“Everybody is welcome,” says McNeal, who is Black and as Odyssey’s editor-in-chief oversees production of nine titles, including two that he has created. “We have artists from every walk of life, every race, every sexual preference, even across the political spectrum a little bit. But where we have people from diverse backgrounds, they’re also diverse in thought, and I think that’s the most important thing.”


The scope of the titles Odyssey publishes, which range from swashbuckling and horror to science fiction and comedy, reflects that diversity of thought, McNeal said. 


“We have a little bit of everything. We aren’t interested in what people write about or what ideas they express, we are interested in character-driven stories with some kind of emotional depth that speak for themselves.”


“What’s been interesting about our talent is that they don’t necessarily write characters that reflect their race or gender,” McNeal continued. “I think they appreciate the opportunity to write from a different perspective than the one they live every day.”


McNeal’s comments might seem like an outlier at a convention where the subject of diversity and representation was central to many panels held over the three days.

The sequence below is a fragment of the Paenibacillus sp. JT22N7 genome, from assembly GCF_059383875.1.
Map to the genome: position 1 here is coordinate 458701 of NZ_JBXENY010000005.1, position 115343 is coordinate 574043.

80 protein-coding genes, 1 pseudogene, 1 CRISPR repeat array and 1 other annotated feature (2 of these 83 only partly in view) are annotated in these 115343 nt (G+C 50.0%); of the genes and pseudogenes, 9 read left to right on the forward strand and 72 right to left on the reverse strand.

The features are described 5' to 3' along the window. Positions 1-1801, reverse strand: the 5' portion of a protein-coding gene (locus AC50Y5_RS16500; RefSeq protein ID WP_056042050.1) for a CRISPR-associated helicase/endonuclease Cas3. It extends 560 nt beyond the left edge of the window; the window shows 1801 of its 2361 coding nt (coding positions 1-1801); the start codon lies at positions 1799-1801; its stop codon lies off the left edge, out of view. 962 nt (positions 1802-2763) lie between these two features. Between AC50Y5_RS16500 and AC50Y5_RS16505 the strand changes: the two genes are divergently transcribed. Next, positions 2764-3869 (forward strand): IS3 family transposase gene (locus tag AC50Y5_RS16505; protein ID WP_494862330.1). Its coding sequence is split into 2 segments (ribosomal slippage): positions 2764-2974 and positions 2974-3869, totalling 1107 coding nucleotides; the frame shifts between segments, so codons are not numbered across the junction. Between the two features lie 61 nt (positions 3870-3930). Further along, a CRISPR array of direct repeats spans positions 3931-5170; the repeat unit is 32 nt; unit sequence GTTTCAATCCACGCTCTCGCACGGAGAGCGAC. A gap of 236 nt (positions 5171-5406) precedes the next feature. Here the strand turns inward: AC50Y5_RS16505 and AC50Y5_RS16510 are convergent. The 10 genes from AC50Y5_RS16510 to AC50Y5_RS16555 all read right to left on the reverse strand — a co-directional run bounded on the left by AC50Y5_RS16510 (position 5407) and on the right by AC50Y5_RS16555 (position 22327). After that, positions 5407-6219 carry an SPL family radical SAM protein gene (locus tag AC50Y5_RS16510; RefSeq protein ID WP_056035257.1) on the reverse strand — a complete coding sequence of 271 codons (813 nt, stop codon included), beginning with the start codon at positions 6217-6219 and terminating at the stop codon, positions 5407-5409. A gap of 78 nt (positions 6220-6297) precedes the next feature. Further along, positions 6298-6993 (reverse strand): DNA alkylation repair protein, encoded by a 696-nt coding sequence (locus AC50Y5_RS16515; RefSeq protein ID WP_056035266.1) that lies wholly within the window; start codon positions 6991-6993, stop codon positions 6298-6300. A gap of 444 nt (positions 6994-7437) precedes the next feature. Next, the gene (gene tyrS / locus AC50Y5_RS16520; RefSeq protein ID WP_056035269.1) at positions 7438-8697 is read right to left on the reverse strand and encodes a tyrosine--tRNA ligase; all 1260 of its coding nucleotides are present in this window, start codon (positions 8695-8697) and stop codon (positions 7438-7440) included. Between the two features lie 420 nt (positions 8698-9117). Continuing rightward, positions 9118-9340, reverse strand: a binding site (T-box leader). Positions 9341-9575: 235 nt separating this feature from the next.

But if diversity is partly about recognizing differences to promote understanding, and if representation is about authenticity, then McNeal’s views champion both, because he’s only being true to himself. Unlike Washington and Nazal, he did see characters like himself while growing up: in the Marvel comics he started reading at age five with strong Black characters like Storm leading a very diverse lineup of X-Men, and where Luke Cage – despite the awkward jive talk written mostly by white writers – was always the hero.


“Then when I got a little older, the biggest character was Spawn (who was Black), so I think I came into fandom at the right time, when people’s mindsets were already starting to change.”